Painting Over Varnished Wood - Dos and Don’ts

  • Don’t paint over badly damaged varnish. Primer and paint can’t cover up peeling, chipped, or buckling varnish. If the varnish is lumpy, adding another coat of appropriately thinned varnish will reactivate the top coat and allow you to redistribute some of the varnish, but it will not fix problems that originate from deeper within. A better choice is to remove the varnish using sandpaper or a commercial lacquer-remover. Prime and paint when you get all the way down to bare wood.
  • Do consider a paint sprayer for even paint application. If you will be painting a lot of varnished wood, you may want to consider learning how to operate a paint sprayer. These handy machines take a little operating knowledge, but when used properly the results are fantastic. Completely eliminate brushstrokes with an electric paint sprayer, and ensure even coverage of intricate areas. A spray tent or strategically placed drop cloths will help you confine the overspray.
  • Don’t skip primer. While primer is always helpful for ensuring good coverage and even tint while painting, it’s essential when you’re painting varnished wood. Varnish is a slick surface that cannot accept paint without help. By deglossing or sanding the varnish, and then coating it with primer, you create the perfect surface for paint to cling to, ensuring great results.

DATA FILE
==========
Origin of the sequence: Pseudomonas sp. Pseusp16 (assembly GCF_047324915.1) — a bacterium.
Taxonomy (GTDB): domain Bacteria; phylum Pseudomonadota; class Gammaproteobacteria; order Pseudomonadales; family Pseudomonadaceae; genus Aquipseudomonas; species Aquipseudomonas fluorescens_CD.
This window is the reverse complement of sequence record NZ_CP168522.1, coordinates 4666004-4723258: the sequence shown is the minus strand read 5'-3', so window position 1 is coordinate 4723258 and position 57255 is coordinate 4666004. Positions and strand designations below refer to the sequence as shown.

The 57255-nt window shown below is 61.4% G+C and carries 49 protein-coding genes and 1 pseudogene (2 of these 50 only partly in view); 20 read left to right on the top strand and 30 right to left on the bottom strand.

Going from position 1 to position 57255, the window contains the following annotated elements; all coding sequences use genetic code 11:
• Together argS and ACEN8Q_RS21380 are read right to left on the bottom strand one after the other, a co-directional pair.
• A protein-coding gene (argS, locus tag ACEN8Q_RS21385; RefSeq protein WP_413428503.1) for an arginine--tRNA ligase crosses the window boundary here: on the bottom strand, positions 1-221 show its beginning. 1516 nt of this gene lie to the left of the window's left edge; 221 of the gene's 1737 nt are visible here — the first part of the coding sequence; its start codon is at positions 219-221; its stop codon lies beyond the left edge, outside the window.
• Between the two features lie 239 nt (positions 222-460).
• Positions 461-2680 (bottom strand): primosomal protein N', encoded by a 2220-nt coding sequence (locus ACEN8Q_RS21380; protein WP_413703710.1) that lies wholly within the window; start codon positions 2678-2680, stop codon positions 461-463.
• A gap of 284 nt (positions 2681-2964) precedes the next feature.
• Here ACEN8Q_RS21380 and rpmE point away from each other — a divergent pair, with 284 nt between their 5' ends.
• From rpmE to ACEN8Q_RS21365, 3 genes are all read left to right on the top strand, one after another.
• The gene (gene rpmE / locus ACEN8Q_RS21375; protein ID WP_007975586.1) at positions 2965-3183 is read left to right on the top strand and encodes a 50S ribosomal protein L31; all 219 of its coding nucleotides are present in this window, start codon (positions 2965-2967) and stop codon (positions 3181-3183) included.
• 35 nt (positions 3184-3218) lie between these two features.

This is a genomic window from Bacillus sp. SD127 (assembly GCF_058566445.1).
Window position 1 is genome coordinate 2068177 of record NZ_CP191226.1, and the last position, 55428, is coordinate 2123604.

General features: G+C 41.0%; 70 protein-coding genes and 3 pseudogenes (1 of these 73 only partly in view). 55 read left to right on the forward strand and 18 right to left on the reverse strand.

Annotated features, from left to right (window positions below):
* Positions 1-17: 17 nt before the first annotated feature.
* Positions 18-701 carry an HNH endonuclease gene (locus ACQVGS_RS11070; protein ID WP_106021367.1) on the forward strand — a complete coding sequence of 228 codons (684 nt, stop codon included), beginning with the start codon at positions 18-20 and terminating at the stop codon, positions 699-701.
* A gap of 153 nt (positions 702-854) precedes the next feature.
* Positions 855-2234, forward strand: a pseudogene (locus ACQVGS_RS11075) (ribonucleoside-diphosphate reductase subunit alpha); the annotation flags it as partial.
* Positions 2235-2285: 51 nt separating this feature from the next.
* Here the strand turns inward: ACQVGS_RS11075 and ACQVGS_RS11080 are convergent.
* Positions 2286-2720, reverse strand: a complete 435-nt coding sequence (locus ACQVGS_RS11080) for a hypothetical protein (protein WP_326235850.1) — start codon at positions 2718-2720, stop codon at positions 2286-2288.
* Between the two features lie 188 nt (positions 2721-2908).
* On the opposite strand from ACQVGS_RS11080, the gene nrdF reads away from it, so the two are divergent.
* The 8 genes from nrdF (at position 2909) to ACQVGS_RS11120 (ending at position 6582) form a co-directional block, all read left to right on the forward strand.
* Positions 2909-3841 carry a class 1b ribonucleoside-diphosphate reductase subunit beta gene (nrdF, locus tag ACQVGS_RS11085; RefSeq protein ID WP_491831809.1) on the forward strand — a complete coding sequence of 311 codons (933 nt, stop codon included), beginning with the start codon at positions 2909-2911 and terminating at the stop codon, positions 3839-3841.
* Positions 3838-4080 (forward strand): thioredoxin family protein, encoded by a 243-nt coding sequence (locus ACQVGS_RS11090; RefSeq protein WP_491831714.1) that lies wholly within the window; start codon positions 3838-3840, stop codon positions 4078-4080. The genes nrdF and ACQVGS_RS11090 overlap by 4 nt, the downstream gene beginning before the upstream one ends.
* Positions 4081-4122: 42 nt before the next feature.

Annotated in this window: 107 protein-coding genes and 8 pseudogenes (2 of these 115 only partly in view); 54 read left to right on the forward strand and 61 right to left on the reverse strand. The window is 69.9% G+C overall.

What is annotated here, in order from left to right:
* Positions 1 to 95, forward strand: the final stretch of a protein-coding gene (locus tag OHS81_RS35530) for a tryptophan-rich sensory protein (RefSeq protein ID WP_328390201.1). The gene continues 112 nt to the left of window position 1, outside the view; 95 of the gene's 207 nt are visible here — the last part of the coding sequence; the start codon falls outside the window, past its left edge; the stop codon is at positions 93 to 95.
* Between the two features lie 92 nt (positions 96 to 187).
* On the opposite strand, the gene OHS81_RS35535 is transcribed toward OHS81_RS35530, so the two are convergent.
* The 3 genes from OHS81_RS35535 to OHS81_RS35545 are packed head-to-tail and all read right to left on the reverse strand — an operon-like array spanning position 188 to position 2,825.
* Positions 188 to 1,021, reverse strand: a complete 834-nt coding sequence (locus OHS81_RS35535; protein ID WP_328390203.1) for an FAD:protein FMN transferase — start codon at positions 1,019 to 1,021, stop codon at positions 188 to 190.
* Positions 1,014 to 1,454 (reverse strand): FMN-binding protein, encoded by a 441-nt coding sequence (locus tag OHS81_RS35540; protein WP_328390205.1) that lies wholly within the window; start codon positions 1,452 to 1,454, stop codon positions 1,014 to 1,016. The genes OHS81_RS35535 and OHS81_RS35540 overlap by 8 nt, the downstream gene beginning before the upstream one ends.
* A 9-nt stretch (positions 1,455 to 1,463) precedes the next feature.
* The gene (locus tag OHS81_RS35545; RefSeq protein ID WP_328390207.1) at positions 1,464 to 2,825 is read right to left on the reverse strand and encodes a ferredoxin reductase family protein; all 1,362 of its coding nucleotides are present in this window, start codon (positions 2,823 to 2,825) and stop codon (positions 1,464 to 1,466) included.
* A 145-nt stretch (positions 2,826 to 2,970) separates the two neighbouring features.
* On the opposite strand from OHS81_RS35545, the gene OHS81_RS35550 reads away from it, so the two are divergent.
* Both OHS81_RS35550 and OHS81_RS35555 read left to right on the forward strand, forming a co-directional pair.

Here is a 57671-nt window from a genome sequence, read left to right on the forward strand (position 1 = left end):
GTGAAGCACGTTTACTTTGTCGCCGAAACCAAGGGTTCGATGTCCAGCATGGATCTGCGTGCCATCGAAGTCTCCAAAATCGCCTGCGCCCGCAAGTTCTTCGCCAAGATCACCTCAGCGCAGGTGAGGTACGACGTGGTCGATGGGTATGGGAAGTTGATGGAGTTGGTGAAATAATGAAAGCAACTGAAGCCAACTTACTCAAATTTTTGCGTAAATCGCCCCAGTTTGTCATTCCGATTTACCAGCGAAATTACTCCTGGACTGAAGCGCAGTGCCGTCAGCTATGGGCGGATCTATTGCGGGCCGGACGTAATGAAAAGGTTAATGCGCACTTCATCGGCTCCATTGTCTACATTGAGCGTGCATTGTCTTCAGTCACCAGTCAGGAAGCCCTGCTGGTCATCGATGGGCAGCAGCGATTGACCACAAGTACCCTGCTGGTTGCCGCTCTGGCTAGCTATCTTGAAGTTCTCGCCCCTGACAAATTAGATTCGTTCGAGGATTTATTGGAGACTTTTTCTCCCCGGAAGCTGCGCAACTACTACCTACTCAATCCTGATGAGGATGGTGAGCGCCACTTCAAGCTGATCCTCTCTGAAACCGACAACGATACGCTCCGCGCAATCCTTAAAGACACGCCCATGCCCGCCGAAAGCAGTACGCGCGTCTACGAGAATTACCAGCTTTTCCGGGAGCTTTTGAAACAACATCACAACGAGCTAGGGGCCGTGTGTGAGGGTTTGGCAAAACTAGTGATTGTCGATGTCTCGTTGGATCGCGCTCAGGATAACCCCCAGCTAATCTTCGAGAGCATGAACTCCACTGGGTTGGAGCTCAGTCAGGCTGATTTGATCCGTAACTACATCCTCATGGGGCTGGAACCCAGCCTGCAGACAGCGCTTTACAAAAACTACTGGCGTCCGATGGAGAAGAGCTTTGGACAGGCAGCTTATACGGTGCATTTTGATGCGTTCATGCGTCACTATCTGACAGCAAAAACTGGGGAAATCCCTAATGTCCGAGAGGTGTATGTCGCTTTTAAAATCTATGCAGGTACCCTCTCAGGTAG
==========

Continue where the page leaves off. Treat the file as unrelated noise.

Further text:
• Do take your time. The outcome you get from painting varnished wood depends largely on how patient you are with the process. Painting varnished wood isn’t difficult, but you must allow adequate time for repairing imperfections, etching the wood with sandpaper or deglosser, and two coats of primer before you apply any paint. Once you start painting, your patience is tested further as you wait for successive coats to dry, especially if you use oil-based products. Take a breath, take a breath, take a walk, and if you need something to do while the paint dries, you could always clean your brushes!


Whether you want to paint over varnished wood to decorate part of your home or you’re working on a DIY project, it’s a fairly easy task if you have the right tools. A clean, etched wood surface will easily accept primer and paint. Use oil-based primers and paints to seal the varnished wood and prevent tannin bleed. Acrylic or latex primers and water-based paint can be used to speed the dry time when tannin bleed is not a concern.